The question as to who will do these next rewrites is up to the studio and the producers.  You and your agent will have no say in this decision.  If you read your contract carefully you will note that further rewrites by you are “optional”.  This means that the studio has the right to either hire you or someone else to do those rewrites.  All new writers have this in their contracts.  There is no getting around it.
5.     If you have a good agent he/she will try to get you a “notes” meeting after your draft is read.  If you are lucky enough to get this meeting you will listen to all the suggestions for rewriting as well as all of the areas where they have decided that you went wrong.  It’s a bitter pill to swallow, but swallow it you must.  Usually the writers’ first impulse is to scream and run out of the room.  You will be sitting there all alone while facing one or more executives and assistants who are propped up behind very large desks and who have offered you designer water and cafĂ© lattes.  You will want to zone out while they drone on about the problems in the script.  These are the times that you must gather all of your inner strength and bear up to the task at hand.  Your job is now to win these people over by your positive attitude, willingness to do as they suggest and to come up with other ideas to improve your project.  What you want to accomplish here is to get another chance to rewrite your own script. 

6.    Try as you might, you will never be able to second guess what these studio executives will decide nor why they will make those particular decisions.  You will probably never know why another writer is hired to rewrite you.  They won’t tell your agent and they certainly won’t tell you.  There are innumerable scenarios that may occur.  The studio may owe another writer for a different project that didn’t go forward, or the producer has a friend that they want to give some work to, or, over lunch, the studio executive mentioned your project to another writer who came up with ideas that the executive loved, or there was some other situation that has arisen.  It’s a moot point, so move ahead and go to work on your next project.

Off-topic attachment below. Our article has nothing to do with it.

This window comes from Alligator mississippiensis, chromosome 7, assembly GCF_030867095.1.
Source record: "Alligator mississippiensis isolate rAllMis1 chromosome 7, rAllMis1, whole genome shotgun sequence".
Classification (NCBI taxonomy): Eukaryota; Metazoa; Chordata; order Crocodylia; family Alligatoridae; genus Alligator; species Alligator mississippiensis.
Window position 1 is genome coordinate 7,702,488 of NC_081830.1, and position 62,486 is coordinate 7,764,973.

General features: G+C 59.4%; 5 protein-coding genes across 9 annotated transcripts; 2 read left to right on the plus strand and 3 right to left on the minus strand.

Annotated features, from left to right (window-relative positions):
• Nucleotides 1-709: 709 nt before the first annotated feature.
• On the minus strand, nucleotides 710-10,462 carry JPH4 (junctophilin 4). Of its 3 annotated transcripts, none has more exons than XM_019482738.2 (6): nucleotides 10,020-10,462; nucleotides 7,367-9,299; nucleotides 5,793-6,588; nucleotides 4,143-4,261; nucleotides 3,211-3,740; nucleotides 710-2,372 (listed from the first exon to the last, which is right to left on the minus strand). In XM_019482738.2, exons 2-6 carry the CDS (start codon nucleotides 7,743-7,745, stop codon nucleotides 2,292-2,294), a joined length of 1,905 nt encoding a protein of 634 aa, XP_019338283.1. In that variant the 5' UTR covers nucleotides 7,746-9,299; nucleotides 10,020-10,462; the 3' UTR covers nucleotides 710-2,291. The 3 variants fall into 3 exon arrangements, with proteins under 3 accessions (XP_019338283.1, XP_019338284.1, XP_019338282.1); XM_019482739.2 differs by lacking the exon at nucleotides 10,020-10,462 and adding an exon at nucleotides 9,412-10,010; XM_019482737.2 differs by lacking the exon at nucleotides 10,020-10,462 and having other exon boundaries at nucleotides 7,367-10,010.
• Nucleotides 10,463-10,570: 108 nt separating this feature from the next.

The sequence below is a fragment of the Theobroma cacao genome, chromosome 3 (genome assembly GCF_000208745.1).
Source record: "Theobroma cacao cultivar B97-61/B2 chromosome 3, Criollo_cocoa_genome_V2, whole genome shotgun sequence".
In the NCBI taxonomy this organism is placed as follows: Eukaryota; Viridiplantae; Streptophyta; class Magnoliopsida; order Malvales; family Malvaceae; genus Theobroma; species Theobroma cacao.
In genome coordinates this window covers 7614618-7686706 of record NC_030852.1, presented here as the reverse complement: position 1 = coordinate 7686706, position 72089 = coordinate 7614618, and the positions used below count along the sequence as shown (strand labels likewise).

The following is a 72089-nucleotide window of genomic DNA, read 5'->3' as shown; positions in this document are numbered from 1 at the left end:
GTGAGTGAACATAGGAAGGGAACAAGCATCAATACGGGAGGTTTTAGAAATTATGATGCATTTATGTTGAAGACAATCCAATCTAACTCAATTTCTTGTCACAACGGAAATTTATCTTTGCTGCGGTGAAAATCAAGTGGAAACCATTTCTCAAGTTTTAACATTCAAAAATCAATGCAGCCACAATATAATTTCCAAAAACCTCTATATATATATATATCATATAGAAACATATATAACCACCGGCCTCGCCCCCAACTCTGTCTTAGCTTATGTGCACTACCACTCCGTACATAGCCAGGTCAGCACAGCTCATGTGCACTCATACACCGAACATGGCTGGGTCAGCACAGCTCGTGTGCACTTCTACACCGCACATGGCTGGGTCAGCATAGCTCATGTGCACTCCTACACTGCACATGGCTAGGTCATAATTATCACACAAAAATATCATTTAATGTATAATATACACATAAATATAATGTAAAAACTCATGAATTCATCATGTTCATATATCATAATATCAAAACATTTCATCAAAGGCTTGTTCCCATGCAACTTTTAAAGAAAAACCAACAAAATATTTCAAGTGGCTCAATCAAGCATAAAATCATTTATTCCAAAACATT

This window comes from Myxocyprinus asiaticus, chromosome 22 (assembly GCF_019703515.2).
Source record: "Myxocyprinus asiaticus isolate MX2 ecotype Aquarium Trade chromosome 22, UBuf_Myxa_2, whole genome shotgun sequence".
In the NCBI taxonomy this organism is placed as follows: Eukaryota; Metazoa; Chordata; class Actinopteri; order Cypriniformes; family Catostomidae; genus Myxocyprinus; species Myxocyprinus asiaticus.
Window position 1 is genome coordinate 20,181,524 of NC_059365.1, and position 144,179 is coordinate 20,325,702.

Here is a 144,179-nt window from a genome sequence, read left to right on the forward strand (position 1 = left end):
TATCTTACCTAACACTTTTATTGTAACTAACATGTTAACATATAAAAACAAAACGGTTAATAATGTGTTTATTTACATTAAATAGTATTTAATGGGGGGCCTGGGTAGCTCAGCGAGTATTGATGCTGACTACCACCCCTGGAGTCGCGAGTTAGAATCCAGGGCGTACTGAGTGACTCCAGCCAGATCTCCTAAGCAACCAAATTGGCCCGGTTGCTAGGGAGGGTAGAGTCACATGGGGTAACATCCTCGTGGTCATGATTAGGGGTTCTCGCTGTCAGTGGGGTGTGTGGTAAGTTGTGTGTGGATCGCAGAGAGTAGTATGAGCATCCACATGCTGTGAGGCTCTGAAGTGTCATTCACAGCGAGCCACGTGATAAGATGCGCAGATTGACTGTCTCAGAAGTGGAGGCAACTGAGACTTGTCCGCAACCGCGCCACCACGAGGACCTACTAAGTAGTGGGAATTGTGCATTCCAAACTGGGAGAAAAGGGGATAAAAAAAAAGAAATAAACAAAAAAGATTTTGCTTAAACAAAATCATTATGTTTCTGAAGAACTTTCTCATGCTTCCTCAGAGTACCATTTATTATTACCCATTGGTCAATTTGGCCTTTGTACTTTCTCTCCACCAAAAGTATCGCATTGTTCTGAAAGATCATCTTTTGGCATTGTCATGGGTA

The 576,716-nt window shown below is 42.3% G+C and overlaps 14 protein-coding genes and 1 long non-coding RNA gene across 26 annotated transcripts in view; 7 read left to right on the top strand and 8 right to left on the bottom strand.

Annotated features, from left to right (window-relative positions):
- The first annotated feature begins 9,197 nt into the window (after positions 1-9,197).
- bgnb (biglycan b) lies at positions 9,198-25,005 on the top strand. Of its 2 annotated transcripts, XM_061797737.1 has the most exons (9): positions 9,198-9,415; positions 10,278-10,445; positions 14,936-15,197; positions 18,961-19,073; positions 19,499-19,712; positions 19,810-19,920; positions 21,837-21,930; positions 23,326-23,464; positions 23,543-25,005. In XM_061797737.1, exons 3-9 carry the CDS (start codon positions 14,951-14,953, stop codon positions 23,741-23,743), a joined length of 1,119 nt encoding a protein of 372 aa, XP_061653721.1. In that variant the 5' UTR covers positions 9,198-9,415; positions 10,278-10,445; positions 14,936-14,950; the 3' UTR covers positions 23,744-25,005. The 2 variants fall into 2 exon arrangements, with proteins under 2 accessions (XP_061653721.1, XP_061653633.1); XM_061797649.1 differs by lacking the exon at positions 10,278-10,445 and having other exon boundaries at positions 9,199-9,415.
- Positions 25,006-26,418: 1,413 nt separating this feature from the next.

7.    Remember that your purchase price and production bonus are often tied to your on-screen credit.  Also, remember that the more you are able to do these rewrite, the more likely you will be to have your vision put up there on that wonderful big screen.  In the event you share that screen credit with other writers, your fees will be diminished.  If there are more than three writers who ask for writing credit, or if you decide to arbitrate a credit decision, the screen credit will be determined by an impartial panel at the Writers Guild of America.  Keep your fingers crossed and pray.
You must simply do the best job you can and keep moving forward.  If you are responsible, agreeable, creative and clever, you will eventually have more power and decision making choices.  Remember that this is the beginning of your writing career and that, like other industries, you will find that your status will improve with each new project.